Monday, November 29, 2010
My stories in Infinite Space, Infinite God
Today for the Infinite Space, Infinite God II tour, I thought I'd share with you a little about the stories I wrote for the anthology.
Antivenin: Three nuns from the Order of Our Lady of the Rescue offer help to a ship that is off-course and not answering hails. They find the ship crawling with venomous snakes who have killed their handler and bitten the pilot. When one bites her partner, Sister Rita must conquer her phobia and snatch the antivenin from their nest.
This is probably one of the creepiest stories I've ever written. Like Sister Rita, I hate snakes. Although I have handled pet snakes, I get very nervous about walking in the prairie for fear that I'll disturb one. I don't even remember how I came up with this story, but the research was grueling. I had the heebie-jeebies for weeks. I still get the heebie-jeebies thinking about it.
Otherworld: Father Jonas is haunted by the loss of his mother, who died while in a virtual reality world. As a priest, he's driven to evangelize to the players in Otherworld--to remind them of reality and the God who cares about what they do on both worlds.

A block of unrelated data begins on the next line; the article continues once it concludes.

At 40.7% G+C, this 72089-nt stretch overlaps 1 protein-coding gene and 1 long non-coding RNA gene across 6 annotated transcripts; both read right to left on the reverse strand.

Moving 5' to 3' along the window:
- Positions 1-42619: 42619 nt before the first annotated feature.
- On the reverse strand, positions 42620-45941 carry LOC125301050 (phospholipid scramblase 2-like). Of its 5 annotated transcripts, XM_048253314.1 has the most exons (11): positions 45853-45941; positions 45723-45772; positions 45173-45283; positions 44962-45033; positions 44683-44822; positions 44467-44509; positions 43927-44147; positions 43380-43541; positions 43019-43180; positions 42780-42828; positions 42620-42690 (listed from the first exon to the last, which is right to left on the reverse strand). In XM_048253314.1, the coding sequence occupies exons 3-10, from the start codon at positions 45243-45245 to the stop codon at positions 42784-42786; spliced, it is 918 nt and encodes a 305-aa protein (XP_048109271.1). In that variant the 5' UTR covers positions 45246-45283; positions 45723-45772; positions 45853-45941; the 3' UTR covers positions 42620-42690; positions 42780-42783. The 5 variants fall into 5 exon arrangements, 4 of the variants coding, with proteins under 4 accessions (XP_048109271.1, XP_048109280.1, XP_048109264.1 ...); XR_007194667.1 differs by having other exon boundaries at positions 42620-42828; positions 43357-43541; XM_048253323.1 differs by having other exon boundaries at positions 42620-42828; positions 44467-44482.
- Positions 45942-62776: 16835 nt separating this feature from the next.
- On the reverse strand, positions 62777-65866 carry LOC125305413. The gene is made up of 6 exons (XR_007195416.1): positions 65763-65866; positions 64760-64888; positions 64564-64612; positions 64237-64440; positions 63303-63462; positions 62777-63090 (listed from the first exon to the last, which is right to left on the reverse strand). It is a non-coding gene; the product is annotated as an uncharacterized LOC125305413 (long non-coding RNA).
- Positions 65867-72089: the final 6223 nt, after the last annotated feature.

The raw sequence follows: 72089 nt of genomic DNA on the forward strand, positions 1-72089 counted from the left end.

"Antivenin" was supposed to be the only one of my stories for the anthology, but we really wanted a story with virtual reality or cyberpunk, and we didn't get any we liked. I had recruited my friend, Frank Creed, to write one in his Flashpoint universe, but he wasn't able to complete it; I don't remember why now. However, with the extended deadline passed, and no prospects in sight, I tried my hand. I really liked how it turned out. (BTW, check out Flashpoint; it's very cool.)
Frankie Phones Home: Sixteen-year-old Frankie was kidnapped by aliens who wanted to understand the mysteries of her human religion. Now, as they return to Earth to make First Contact, Frankie calls her family.
This is a flash-fiction piece, written in a script format, as a sequel of sorts to "Interstellar Calling" in Infinite Space, Infinite God I. I wrote it because I'd been scolded by a friend of mine who said no well-raised daughter would just up and leave her family with nothing more than a note on the dashboard, even if it was to preach the Gospel to aliens. So Frankie calls home to apologize and try to explain.